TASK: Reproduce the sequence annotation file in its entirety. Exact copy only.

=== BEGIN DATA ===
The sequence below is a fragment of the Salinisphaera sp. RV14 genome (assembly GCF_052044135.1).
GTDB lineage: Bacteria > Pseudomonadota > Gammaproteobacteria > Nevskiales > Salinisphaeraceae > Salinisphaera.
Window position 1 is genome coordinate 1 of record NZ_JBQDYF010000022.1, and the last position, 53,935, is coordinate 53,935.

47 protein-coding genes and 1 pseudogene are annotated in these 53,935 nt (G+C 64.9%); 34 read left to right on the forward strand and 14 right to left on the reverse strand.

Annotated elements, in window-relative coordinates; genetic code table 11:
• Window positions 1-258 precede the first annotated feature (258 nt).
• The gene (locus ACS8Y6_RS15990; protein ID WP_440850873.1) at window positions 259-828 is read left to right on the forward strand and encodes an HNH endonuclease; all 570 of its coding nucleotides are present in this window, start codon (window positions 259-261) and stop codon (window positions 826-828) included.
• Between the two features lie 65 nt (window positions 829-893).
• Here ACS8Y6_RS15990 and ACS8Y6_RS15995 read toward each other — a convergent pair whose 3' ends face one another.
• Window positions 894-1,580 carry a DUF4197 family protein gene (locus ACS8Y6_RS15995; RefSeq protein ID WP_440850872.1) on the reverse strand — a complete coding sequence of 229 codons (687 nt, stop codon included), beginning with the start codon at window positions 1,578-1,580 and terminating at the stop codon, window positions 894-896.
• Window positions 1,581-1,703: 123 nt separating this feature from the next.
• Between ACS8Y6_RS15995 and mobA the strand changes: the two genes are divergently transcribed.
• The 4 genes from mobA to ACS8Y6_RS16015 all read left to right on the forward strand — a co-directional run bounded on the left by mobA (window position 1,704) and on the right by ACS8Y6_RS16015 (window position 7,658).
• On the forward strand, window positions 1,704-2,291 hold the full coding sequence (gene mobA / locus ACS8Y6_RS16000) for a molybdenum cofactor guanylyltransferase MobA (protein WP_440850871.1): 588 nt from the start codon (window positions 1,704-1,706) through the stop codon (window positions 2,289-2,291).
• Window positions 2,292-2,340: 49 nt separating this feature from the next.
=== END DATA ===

The sequence below is a fragment of the Salinisphaera sp. RV14 genome (assembly GCF_052044135.1).
GTDB lineage: Bacteria > Pseudomonadota > Gammaproteobacteria > Nevskiales > Salinisphaeraceae > Salinisphaera.
Window position 1 is genome coordinate 1 of record NZ_JBQDYF010000022.1, and the last position, 53,935, is coordinate 53,935.

47 protein-coding genes and 1 pseudogene are annotated in these 53,935 nt (G+C 64.9%); 34 read left to right on the forward strand and 14 right to left on the reverse strand.

Annotated elements, in window-relative coordinates; genetic code table 11:
• Window positions 1-258 precede the first annotated feature (258 nt).
• The gene (locus ACS8Y6_RS15990; protein ID WP_440850873.1) at window positions 259-828 is read left to right on the forward strand and encodes an HNH endonuclease; all 570 of its coding nucleotides are present in this window, start codon (window positions 259-261) and stop codon (window positions 826-828) included.
• Between the two features lie 65 nt (window positions 829-893).
• Here ACS8Y6_RS15990 and ACS8Y6_RS15995 read toward each other — a convergent pair whose 3' ends face one another.
• Window positions 894-1,580 carry a DUF4197 family protein gene (locus ACS8Y6_RS15995; RefSeq protein ID WP_440850872.1) on the reverse strand — a complete coding sequence of 229 codons (687 nt, stop codon included), beginning with the start codon at window positions 1,578-1,580 and terminating at the stop codon, window positions 894-896.
• Window positions 1,581-1,703: 123 nt separating this feature from the next.
• Between ACS8Y6_RS15995 and mobA the strand changes: the two genes are divergently transcribed.
• The 4 genes from mobA to ACS8Y6_RS16015 all read left to right on the forward strand — a co-directional run bounded on the left by mobA (window position 1,704) and on the right by ACS8Y6_RS16015 (window position 7,658).
• On the forward strand, window positions 1,704-2,291 hold the full coding sequence (gene mobA / locus ACS8Y6_RS16000) for a molybdenum cofactor guanylyltransferase MobA (protein WP_440850871.1): 588 nt from the start codon (window positions 1,704-1,706) through the stop codon (window positions 2,289-2,291).
• Window positions 2,292-2,340: 49 nt separating this feature from the next.